It is preferable albeit not always feasible to measure testosterone levels in CDC-certified laboratories for which there will soon be a harmonized reference range. However, at present, most clinicians will likely continue to use non-standardized testosterone assays in local laboratories to confirm a diagnosis of hypogonadism. In this instance, it is particularly important for a clinician to make a clinical judgment regarding the likelihood of hypogonadism and use testosterone levels only to confirm their clinical impression. When there is a discrepancy between their clinical impression and locally performed testosterone levels, repeat testosterone measurements using a CDC-certified laboratory may be helpful.
Recent studies have documented a substantial day-to-day biological variability of testosterone levels, such that up to 30% of low testosterone values are normal on repeat testing. Therefore, it is important to have consistently low testosterone levels on at least two occasions to confirm a diagnosis of hypogonadism and committing a patient to testosterone treatment. Other studies have confirmed that conditions that lower sex hormone-binding globulin (SHBG) levels (such as moderate obesity) may lower total testosterone levels without affecting free testosterone levels. At present, it is prudent, as suggested by Endocrine Society guidelines to measure free testosterone using an accurate method (i.e. equilibrium dialysis) to assess circulating androgen status in clinical situations where low SHBG levels might occur or when serum total testosterone levels are only slightly below the reference limit. Recent results from EMAS found that androgen deficiency symptoms occurred in men with normal total testosterone and low free testosterone levels, but not in those with low total testosterone and normal free testosterone levels, supporting the utility of free testosterone levels to avoid over-diagnosis of symptomatic hypogonadism, particularly in the setting of obesity.
Once the diagnosis of hypogonadism is established, it is important to establish whether the etiology is organic, i.e., a congenital, structural or destructive lesion of the HPT axis that is largely irreversible, or caused by a functional suppression of an otherwise intact HPT axis that may be reversible or treatable without T treatment. Future studies of testosterone treatment of functional causes of hypogonadism that are not reversible (such as in individuals with chronic intractable pain or narcotic addiction who are unable to discontinue chronic opioid medications) need to be conducted.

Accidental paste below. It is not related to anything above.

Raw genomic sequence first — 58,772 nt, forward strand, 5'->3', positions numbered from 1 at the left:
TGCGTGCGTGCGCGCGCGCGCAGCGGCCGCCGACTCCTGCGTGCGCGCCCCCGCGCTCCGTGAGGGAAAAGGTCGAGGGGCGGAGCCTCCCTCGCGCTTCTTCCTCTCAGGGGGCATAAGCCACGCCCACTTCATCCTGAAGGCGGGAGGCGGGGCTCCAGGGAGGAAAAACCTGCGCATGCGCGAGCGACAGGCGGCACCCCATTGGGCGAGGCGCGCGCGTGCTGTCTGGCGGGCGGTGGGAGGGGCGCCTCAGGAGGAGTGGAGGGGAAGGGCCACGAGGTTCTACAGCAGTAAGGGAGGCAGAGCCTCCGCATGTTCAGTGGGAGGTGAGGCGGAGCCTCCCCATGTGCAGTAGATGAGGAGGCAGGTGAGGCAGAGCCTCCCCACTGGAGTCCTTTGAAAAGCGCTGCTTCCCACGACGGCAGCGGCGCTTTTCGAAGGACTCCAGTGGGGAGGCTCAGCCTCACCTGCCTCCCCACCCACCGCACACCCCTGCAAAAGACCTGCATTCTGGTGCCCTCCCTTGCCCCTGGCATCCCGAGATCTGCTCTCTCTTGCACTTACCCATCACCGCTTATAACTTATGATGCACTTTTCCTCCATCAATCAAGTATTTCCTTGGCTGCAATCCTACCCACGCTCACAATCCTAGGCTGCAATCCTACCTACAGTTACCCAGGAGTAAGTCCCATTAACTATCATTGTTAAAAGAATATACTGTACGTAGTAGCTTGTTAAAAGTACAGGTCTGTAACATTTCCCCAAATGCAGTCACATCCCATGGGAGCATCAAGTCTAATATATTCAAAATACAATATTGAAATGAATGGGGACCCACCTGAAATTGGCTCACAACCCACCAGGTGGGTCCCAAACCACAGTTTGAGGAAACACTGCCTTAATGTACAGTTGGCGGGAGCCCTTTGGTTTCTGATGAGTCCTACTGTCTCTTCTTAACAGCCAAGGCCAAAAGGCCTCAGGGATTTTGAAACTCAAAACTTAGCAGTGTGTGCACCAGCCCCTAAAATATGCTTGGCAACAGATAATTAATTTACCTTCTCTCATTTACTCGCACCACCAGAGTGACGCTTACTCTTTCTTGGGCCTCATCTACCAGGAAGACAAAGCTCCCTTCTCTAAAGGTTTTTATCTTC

The recent report of initial results from The Testosterone Trials found that testosterone treatment for one year in older men with clinical androgen deficiency improved sexual function and possibly depressive symptoms and mood, but not vitality or physical function. Together with results of the cognitive function, bone, anemia and cardiovascular trials in future reports, The Testosterone Trials will help to inform decisions regarding testosterone treatment of older men with low testosterone levels for no apparent reason other than age.
Despite conflicting observational studies and relatively small randomized treatment trials, concerns regarding the possible cardiovascular safety of testosterone treatment led to new Food and Drug Administration (FDA) labeling for testosterone formulations and have pervaded the clinical care of hypogonadal men. These concerns will linger until large, long-term randomized controlled trials are conducted that investigate the effects of testosterone treatment on clinically meaningful outcomes, such as fractures, major cardiovascular events and prostate cancer. A study analogous to the Women’s Health Initiative is needed to address these important clinical outcomes. A large, long-term cardiovascular safety study conducted by a consortium of industry sponsors that was requested by the FDA may shed light on the cardiovascular safety of testosterone treatment. In the absence of long-term randomized controlled clinical outcome trials, the overall clinical benefits and risks of testosterone treatment in men’s health will remain unclear.
For now, the diagnosis and treatment of male hypogonadism will remain relatively straightforward for men with severe androgen deficiency due to diseases of the HPT axis (organic causes of hypogonadism), but more complex and challenging in men with functional and age-related androgen deficiency. For optimal men’s health, management of the latter individuals in particular will require a good understanding of existing evidence-base, a broader, more holistic approach to patient management, good clinical judgment, the best testosterone assays available, and ascertainment of realistic patient goals and informed consent given the uncertainties regarding the long-term benefits and risks of testosterone treatment.
Alvin M. Matsumoto, MD
Associate Editor, The Journal of Clinical Endocrinology & Metabolism
R. Paul Robertson, MD
Editor-in-Chief, The Journal of Clinical Endocrinology & Metabolism